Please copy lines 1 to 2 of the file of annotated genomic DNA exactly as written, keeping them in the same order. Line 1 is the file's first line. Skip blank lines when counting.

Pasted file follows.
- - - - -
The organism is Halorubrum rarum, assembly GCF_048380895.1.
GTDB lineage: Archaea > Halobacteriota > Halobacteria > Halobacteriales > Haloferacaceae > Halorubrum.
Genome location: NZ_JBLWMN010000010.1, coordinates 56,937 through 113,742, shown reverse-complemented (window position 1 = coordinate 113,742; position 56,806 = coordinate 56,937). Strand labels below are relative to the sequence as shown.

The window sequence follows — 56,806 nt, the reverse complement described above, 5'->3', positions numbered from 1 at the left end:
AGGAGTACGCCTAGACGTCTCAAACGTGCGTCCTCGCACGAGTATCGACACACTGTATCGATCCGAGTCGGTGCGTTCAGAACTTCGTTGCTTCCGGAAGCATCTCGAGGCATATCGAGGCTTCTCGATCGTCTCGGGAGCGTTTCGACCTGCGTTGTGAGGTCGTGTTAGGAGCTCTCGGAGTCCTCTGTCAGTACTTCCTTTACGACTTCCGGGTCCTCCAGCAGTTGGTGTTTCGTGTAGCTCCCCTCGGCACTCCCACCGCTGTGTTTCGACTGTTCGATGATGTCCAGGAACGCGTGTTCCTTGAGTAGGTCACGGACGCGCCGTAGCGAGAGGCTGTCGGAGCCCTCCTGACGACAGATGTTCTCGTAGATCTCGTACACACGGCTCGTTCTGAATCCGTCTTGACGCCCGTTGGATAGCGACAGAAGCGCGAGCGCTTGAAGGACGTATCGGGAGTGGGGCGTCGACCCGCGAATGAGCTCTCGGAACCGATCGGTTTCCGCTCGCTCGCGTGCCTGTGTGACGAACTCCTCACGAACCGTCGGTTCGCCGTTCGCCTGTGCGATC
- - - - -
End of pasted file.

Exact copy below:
The organism is Halorubrum rarum, assembly GCF_048380895.1.
GTDB lineage: Archaea > Halobacteriota > Halobacteria > Halobacteriales > Haloferacaceae > Halorubrum.